A big part of her job is reassuring parents seeking guidance as their children navigate their preschool years. Reaser’s vast knowledge of child development has eased the minds of many a parent. “The people who were saying [at the retirement party] that you could ask me a question and I could give you an answer—that means a lot to me because I’ve tried hard to know what I’m doing,” she says.  “I’ve always encouraged parents that the most important thing you can do is read a book with a child and let them comment. Or, you ask them questions, so they learn to think as they follow a story. Individual caring is so important in those years. You will never have that time back.”

Reaser’s love of teaching clearly runs in the family. Her daughter Lori has been an English and journalism teacher at Albemarle High School for 16 years, and Reaser says she’s always thrilled when the girls in her Girl Scout troop tell her how much they loved having her daughter as a teacher.  Reaser’s other daughter, Julie, lives in southern Virginia, where her mother says she is a “farm girl” and enjoys raising horses, chickens, and cows, as well as teaching environmental studies courses online. Before getting her master’s in environmental science, Julie taught high school chemistry for 6 years.

At her retirement party, Reaser was constantly bombarded with hugs from current and former students, all of which she accepted with joy.  Stewart Schill, a student of Mrs. Reaser’s from 2004, read a lovely, heartfelt poem he wrote in her honor to the gathered crowd.  Michelle Sacre, whose mother had been in Mrs. Reaser’s fourth grade class at Greenwood, was one of the girls Reaser guided through Girl Scouts.  Now a mother herself, Sacre stood up to speak about the tremendous effect Reaser had upon her life:  “You’ve been my Girl Scout leader, my teacher, my mentor, and my friend. You’ve given so much to the community.” Reaser’s best friend, B.J. Gay, spoke about their decades –long friendship; and Olivet’s pastor, Albert Connette, reflected upon her contributions to the church and to the community at large.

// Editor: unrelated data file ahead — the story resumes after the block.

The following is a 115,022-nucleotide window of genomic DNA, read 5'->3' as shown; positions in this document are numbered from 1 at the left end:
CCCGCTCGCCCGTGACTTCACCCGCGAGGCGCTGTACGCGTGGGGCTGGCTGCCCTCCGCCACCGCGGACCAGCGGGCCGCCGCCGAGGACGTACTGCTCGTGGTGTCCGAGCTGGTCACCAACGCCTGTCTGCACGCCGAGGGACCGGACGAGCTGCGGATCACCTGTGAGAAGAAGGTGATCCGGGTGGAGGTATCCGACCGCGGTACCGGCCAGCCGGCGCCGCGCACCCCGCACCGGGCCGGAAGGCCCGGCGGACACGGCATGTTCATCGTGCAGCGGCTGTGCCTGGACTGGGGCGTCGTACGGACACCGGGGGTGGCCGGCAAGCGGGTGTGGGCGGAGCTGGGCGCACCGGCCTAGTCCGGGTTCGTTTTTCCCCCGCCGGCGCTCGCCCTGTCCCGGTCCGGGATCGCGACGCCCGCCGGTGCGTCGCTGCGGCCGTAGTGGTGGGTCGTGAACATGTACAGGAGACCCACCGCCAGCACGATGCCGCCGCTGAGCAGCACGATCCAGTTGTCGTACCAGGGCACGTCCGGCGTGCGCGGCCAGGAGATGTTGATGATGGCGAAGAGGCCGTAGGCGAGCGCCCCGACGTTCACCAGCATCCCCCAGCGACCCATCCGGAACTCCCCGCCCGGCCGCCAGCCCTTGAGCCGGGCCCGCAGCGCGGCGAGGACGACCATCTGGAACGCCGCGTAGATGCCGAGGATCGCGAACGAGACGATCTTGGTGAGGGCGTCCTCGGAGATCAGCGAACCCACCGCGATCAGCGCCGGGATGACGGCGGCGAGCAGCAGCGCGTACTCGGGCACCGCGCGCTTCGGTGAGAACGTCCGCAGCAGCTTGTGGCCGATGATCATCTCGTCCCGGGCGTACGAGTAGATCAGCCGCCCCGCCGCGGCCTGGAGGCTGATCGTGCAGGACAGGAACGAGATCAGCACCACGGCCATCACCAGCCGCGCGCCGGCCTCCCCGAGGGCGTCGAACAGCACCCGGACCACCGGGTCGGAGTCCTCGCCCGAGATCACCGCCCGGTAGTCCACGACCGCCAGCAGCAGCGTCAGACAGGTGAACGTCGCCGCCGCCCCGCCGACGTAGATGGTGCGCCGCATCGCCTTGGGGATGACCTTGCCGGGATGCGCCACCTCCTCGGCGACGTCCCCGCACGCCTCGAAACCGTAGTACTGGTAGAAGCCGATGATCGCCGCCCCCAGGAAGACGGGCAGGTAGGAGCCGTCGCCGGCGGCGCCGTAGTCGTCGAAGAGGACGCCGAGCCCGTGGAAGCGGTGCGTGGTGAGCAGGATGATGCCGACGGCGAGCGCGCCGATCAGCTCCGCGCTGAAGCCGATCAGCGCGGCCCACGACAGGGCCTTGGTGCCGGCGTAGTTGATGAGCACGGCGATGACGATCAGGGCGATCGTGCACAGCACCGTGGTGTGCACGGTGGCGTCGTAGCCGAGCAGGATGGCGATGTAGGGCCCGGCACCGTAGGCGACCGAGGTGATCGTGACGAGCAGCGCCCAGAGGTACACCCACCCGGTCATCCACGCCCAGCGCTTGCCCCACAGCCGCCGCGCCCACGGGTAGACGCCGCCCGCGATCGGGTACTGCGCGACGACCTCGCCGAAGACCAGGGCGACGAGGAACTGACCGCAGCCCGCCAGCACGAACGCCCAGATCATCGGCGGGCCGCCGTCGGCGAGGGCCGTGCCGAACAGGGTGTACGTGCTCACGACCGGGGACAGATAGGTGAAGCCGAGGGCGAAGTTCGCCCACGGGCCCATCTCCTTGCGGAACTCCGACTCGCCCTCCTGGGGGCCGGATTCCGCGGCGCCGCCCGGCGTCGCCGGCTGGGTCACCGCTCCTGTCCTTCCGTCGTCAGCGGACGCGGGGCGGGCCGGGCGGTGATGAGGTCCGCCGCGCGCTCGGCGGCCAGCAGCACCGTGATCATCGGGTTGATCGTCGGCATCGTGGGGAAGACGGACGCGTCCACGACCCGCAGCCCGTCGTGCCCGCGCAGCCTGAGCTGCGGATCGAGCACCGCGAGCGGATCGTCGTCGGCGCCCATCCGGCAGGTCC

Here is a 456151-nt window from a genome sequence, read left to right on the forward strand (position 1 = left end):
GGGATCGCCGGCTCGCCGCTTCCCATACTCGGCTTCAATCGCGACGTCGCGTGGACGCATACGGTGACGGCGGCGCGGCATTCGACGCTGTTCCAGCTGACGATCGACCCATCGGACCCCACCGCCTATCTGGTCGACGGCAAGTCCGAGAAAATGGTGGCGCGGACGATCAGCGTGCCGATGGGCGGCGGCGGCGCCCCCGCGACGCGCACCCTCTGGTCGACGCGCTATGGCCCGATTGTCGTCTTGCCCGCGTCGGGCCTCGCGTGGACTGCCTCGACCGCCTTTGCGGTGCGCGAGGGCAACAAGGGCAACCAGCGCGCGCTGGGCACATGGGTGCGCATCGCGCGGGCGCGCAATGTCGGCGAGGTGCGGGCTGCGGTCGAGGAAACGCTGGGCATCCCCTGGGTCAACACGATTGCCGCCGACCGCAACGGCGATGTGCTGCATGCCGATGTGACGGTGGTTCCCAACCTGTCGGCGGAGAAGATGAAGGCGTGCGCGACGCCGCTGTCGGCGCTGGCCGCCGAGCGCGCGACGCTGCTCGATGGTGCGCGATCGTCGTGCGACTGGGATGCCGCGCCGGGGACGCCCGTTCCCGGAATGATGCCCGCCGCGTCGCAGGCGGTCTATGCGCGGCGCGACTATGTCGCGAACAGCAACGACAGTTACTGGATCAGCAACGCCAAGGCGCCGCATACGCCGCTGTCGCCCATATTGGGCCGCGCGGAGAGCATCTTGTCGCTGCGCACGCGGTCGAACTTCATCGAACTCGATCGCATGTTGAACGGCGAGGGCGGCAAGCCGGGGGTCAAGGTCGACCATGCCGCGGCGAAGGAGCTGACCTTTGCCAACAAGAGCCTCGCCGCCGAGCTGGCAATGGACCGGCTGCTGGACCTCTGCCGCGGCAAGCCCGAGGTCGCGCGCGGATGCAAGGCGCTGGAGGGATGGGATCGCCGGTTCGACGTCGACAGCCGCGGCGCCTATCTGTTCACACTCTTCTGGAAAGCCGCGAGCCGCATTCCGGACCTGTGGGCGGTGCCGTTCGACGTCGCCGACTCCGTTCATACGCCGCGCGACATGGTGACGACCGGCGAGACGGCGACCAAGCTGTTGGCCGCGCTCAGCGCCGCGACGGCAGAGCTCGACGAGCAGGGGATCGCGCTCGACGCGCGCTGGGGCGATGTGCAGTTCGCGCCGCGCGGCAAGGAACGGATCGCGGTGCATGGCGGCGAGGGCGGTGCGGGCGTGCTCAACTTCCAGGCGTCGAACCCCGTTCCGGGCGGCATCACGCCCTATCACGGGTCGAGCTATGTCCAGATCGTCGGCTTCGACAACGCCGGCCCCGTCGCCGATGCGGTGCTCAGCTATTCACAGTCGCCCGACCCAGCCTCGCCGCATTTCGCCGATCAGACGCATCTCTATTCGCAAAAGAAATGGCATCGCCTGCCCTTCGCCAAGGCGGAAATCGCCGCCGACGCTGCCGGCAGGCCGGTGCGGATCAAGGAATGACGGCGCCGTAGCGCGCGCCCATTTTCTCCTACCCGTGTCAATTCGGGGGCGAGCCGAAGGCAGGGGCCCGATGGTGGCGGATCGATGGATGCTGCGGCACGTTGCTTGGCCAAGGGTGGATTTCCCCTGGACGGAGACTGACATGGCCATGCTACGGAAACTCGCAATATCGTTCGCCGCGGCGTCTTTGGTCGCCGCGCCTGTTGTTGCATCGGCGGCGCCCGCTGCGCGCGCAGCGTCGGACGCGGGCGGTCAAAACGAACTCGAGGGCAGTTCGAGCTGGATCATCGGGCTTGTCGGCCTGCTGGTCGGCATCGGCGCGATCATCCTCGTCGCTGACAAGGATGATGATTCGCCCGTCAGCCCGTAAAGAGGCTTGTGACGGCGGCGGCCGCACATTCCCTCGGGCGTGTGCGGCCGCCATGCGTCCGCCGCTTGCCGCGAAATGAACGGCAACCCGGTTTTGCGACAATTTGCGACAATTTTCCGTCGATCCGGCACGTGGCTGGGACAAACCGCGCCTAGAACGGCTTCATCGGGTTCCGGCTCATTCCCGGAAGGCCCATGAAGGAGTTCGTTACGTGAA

Reaser has at times been nicknamed “the Energizer Bunny” because of the seemingly limitless amount of energy contained in her diminutive frame. In addition to serving as both a Girl Scout troop leader and assistant leader, she has worked at Sugar Hollow Girl Scout Camp for 32 years.   She says she’s not worried about being bored after retirement: “I’m sure things will keep popping up. I just feel like there will be things, and things, and things, and that’s the way it will go. We’ll just see. I’m not closed for anything!

“Preschoolers are my favorite age. They are full of joy and they love to learn anything new. How can you be around a group of preschoolers and not feel joyful?”

No doubt, all the children who’ve been lucky enough to attend Happitime Preschool feel the same way about being around her.

2 COMMENTS

  1. Yes Mrs Reaser is the best She taught my daughter in 1st grade Sharon Shifflett and all of my four grandchildren Adam Shifflett Kyle Shifflett Alexis Shifflett and now Amaya Simms She is the greatest in my book and I love her and will miss seeing her But Mrs Reaser I hope you enjoy your retirement My whole family
    Loves you so much!!!

  2. I taught with Linda at Greenwood Elementary my first year of teaching. She was a wonderful teacher then. My daughter, who is now 35, attended two years of preschool at Happitime Preschool. Sarah was so prepared for kindergarten! She loved Mrs. Reaser!
    I also had the privilege of working with Al at WAHS! One of the best!
    Thank you to all the Reasers and congratulations to Linda! Enjoy your retirement. You will be missed!!